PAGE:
If $\lambda =1$, then $b=0$. And in the case $\lambda \in \left[0,1\right)$, if $|b|>B$, then by (4.2a),

$0\le \lambda {b}^{2}=b\left(1-\lambda \right)\frac{1}{{C}_{1}}\left({\int }_{0}^{1}sf\left(s,b,0\right)\mathrm{\nabla }s-\sum _{i=1}^{m}{\alpha }_{i}{\int }_{{\xi }_{i}}^{1}\left(s-{\xi }_{i}\right)f\left(s,b,0\right)\mathrm{\nabla }s\right)<0,$

When (4.2b) holds, by a similar argument, again, we can obtain a contradiction. Thus, for any $u\in {\mathrm{\Omega }}_{3}$, $\parallel u\parallel \le B$, that is, ${\mathrm{\Omega }}_{3}$ is bounded.

Step 4: In what follows, we shall prove that all the conditions of Theorem 2.6 are satisfied. Let Ω be an open bounded subset of X such that ${\bigcup }_{i=1}^{3}{\overline{\mathrm{\Omega }}}_{i}\subset \mathrm{\Omega }$, clearly, we have

$Lu\ne Nx,\phantom{\rule{1em}{0ex}}\lambda \in \left(0,1\right),u\in \partial \mathrm{\Omega },$

and

$Nu\ne Im{L}_{1},\phantom{\rule{1em}{0ex}}\mathrm{\forall }u\in \partial \mathrm{\Omega }\cap Ker{L}_{1}.$

It can be seen easily that

$H\left(u,\lambda \right)\ne 0,\phantom{\rule{1em}{0ex}}\lambda \in \left[0,1\right],u\in \partial \mathrm{\Omega }\cap Ker{L}_{1}.$

Then assumptions (i) and (ii) of Theorem 2.6 are fulfilled. It only remains to verify that the third assumption of Theorem 2.6 applies.

We apply the degree property of invariance under homotopy. To this end, we define the homotopy

$H\left(u,\lambda \right)=\mp \lambda Iu+\left(1-\lambda \right)J{Q}_{1}Nu.$

If $u\in \mathrm{\Omega }\cap Ker{L}_{1}$, then

$\begin{array}{rl}deg\left\{J{Q}_{1}N,\mathrm{\Omega }\cap Ker{L}_{1},0\right\}& =deg\left\{H\left(\cdot ,0\right),\mathrm{\Omega }\cap Ker{L}_{1},0\right\}\\ =deg\left\{H\left(\cdot ,1\right),\mathrm{\Omega }\cap Ker{L}_{1},0\right\}\\ =deg\left\{\mp I,\mathrm{\Omega }\cap Ker{L}_{1},0\right\}\ne 0.\end{array}$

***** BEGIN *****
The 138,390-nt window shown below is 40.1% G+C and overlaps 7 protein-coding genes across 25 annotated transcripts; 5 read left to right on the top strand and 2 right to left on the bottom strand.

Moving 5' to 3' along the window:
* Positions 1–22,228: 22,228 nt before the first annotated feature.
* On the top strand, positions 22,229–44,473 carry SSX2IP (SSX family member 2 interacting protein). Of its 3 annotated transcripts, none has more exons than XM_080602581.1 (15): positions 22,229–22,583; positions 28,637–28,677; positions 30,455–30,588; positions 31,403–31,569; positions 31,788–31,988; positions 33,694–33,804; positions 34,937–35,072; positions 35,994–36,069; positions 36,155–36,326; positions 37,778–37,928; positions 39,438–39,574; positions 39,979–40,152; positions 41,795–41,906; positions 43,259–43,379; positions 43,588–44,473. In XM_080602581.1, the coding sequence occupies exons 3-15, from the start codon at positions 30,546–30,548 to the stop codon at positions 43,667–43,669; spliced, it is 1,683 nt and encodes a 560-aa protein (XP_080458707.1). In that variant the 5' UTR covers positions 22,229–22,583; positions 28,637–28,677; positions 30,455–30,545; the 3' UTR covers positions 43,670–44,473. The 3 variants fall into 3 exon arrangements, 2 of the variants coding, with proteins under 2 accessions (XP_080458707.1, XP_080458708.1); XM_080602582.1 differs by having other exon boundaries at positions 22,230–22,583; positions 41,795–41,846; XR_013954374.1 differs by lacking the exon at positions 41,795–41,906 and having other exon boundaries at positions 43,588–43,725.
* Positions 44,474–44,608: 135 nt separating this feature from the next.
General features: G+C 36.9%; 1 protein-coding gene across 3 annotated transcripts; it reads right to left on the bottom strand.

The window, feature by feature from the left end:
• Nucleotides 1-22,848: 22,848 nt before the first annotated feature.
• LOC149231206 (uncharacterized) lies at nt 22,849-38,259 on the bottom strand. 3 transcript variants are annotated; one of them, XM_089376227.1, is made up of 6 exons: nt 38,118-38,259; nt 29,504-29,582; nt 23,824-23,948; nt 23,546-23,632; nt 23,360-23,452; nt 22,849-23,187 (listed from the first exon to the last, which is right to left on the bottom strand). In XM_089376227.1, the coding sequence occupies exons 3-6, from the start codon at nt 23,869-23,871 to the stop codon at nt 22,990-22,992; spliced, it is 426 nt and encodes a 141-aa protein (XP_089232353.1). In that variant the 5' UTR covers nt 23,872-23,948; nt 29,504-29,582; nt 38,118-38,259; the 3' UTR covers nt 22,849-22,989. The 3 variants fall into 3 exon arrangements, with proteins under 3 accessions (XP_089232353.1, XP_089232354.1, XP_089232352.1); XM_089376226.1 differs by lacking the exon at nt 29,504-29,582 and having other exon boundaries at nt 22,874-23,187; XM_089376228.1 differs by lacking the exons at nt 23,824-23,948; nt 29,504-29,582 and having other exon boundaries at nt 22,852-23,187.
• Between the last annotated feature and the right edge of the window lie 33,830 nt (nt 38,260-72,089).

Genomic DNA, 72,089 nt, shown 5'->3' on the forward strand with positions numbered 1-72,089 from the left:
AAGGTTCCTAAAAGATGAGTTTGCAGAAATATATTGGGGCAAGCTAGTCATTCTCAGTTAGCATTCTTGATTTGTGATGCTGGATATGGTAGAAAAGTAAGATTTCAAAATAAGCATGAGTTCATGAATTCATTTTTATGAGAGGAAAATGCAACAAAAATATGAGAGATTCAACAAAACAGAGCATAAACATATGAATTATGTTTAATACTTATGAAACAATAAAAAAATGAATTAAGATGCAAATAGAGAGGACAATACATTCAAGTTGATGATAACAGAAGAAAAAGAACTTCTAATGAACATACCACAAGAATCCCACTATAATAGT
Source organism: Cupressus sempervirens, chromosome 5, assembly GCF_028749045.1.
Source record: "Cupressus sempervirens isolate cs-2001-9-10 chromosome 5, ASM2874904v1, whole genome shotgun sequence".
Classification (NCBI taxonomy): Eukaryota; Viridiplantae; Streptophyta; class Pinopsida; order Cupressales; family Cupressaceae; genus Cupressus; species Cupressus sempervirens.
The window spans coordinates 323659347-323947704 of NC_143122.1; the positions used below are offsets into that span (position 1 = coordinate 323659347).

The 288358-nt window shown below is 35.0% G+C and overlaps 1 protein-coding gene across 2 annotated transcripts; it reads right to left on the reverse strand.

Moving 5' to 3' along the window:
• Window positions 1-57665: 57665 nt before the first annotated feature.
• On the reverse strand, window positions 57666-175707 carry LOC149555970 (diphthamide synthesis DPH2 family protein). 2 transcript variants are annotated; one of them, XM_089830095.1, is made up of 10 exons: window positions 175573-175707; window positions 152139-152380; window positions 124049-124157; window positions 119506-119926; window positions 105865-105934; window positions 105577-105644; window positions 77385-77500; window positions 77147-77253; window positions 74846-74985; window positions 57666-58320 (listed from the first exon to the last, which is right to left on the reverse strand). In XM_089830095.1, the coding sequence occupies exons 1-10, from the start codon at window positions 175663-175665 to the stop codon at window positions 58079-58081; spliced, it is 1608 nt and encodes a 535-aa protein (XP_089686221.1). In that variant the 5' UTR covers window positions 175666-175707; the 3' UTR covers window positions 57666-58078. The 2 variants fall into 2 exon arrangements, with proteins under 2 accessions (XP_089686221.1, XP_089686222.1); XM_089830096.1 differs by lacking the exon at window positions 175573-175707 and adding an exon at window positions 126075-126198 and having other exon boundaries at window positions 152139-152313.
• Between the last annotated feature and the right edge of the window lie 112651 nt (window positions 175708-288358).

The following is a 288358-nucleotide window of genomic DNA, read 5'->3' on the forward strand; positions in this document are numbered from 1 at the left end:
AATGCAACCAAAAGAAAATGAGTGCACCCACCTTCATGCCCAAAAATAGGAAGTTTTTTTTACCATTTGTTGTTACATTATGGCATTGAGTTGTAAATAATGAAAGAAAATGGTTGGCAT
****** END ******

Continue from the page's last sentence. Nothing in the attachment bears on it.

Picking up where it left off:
(4.15)

So, the third assumption of Theorem 2.6 is fulfilled.

Therefore, Theorem 2.6 can be applied to obtain the existence of at least one solution to BVP (1.4) and (1.5). The proof is complete. □

## 5 Existence of solution to BVP (1.4), (1.6)

In this section, we give the existence result for BVP (1.4), (1.6). We first state the following assumptions:

(H4) There exists a constant $C>0$ such that for any $u\in dom{L}_{2}\setminus Ker{L}_{2}$ satisfying $|{u}^{\mathrm{\Delta }}\left(t\right)|>C$ for all $t\in {\left[0,1\right]}_{\mathbb{T}}$, ${Q}_{2}Nu\ne 0$ holds;

(H5) There exists a constant $D>0$ such that, for every $d\in \mathrm{R}$ with $|d|>D$, we have either

$d\left({\int }_{0}^{1}sf\left(s,d\left(s-1\right),d\right)\mathrm{\nabla }s-\sum _{i=1}^{m}{\alpha }_{i}{\int }_{{\xi }_{i}}^{1}\left(s-{\xi }_{i}\right)f\left(s,d\left(s-1\right),d\right)\mathrm{\nabla }s\right)<0,$
(5.1a)

or

$d\left({\int }_{0}^{1}sf\left(s,d\left(s-1\right),d\right)\mathrm{\nabla }s-\sum _{i=1}^{m}{\alpha }_{i}{\int }_{{\xi }_{i}}^{1}\left(s-{\xi }_{i}\right)f\left(s,d\left(s-1\right),d\right)\mathrm{\nabla }s\right)>0.$
(5.1b)

Theorem 5.1 Assume that (H2), (H4) and (H5) hold, then BVP (1.4), (1.6) has at least one solution provided

${\parallel p\parallel }_{1}+{\parallel q\parallel }_{1}<\frac{1}{2}.$
(5.2)

Proof Let

${\mathrm{\Omega }}_{1}=\left\{u\in dom{L}_{2}\setminus Ker{L}_{2}:{L}_{2}u=\lambda Nu,\lambda \in \left(0,1\right)\right\},$

then for $u\in {\mathrm{\Omega }}_{1}$, ${L}_{2}u=\lambda Nu$. Thus, we have $Nu\in Im{L}_{2}=Ker{Q}_{2}$, and thus

${\int }_{0}^{1}sf\left(s,u\left(s\right),{u}^{\mathrm{\Delta }}\left(s\right)\right)\mathrm{\nabla }s-\sum _{i=1}^{m}{\alpha }_{i}{\int }_{{\xi }_{i}}^{1}\left(s-{\xi }_{i}\right)f\left(s,u\left(s\right),{u}^{\mathrm{\Delta }}\left(s\right)\right)\mathrm{\nabla }s=0.$

It follows from (H4) that there exists ${t}_{0}\in {\left[0,1\right]}_{\mathbb{T}}$ such that $|{u}^{\mathrm{\Delta }}\left({t}_{0}\right)|\le C$. Hence, by Theorem 2.5, we have